20549 - FOUNDATIONS OF GLOBALIZATION - MODULE 2 (Comparative evolution of international business)
Course taught in English
This course examines the role of entrepreneurs and corporations in the global market over the past centuries. Based on a longitudinal methodology of analysis and a vast array of case histories, the course addresses a wide range of issues related to international business. Through the inductive, articulated methodology typical of the historical approach, it is possible to answer questions relevant to contemporary international business management, e.g. how can entrepreneurs and firms successfully exploit opportunities and overcome the problems of operating outside their home country? What is the role of technology in explaining the evolution of internationalisation strategies? What is the part played by local culture and patterns of consumption in explaining the success or failure of international corporations? What is the part played by governments in this process? What is the contribution of multinationals to the wealth of a nation?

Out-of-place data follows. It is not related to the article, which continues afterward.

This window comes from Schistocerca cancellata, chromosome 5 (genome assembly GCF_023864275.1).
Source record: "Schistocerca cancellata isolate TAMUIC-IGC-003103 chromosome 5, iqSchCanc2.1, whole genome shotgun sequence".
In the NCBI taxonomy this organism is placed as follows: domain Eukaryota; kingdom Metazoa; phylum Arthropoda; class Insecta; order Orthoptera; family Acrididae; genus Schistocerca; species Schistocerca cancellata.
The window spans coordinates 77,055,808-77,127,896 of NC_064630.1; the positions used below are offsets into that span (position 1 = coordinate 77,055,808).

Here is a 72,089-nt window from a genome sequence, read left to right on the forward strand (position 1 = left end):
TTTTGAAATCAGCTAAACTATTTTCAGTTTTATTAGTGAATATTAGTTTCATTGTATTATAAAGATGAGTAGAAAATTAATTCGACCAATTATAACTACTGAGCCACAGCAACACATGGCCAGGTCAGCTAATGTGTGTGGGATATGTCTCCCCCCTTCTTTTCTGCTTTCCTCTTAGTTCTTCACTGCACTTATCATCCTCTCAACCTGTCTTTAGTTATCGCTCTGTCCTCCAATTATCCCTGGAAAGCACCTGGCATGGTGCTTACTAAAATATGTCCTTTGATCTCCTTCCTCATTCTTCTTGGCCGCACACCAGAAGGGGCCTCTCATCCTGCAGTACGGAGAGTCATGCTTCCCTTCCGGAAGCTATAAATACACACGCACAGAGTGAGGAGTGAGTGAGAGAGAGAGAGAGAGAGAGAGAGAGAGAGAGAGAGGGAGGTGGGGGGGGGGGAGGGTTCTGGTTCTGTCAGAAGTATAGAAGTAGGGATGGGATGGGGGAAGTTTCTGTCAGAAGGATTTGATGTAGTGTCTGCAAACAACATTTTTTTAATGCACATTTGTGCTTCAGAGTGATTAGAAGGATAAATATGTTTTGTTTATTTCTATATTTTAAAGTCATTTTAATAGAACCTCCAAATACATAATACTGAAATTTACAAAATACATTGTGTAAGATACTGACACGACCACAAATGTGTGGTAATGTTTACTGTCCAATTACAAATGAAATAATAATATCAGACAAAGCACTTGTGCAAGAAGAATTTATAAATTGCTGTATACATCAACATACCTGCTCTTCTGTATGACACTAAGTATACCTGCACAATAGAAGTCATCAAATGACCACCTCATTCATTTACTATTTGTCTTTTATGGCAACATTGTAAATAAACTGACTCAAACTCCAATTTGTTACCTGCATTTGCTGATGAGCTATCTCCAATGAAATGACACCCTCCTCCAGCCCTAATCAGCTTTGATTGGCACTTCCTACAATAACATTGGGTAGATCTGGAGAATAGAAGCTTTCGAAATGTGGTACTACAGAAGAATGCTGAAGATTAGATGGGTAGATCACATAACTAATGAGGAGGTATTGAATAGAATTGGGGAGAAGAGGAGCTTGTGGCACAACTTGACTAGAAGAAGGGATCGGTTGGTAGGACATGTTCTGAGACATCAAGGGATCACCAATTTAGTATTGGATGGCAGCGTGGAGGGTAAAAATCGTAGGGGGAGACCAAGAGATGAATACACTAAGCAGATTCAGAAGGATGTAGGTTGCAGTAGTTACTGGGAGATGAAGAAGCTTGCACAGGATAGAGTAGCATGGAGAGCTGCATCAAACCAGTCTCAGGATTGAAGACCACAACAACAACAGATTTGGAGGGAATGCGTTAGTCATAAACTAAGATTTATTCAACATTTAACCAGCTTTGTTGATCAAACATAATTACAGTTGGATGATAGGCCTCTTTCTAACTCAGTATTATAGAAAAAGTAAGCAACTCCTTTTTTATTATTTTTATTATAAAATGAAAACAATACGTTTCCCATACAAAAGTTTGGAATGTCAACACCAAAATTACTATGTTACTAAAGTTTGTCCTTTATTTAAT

Theorizing international business.
Transaction and agency costs, uncertainty and information asymmetries: strategies of international business before industrialization.
Governments, trade and internationalization: strategies of international business in the First Industrial Revolution.
Globalization and technology: strategies of international business in the Second Industrial Revolution.
Crisis and disequilibrium. Strategies of international business in the 1930s.
Growth and integration. Strategies of international business in the Golden Age.
Cultural challenges. Strategies of international business in new contexts.
- Written exam.
- Team assignment.
- Class participation.
- A. COLLI, Dynamics of International Business: Comparative Perpsectives About Firms, Markets and Countries, Routledge, 2016.
- Class materials available on the class website, readings available at Course Reserves.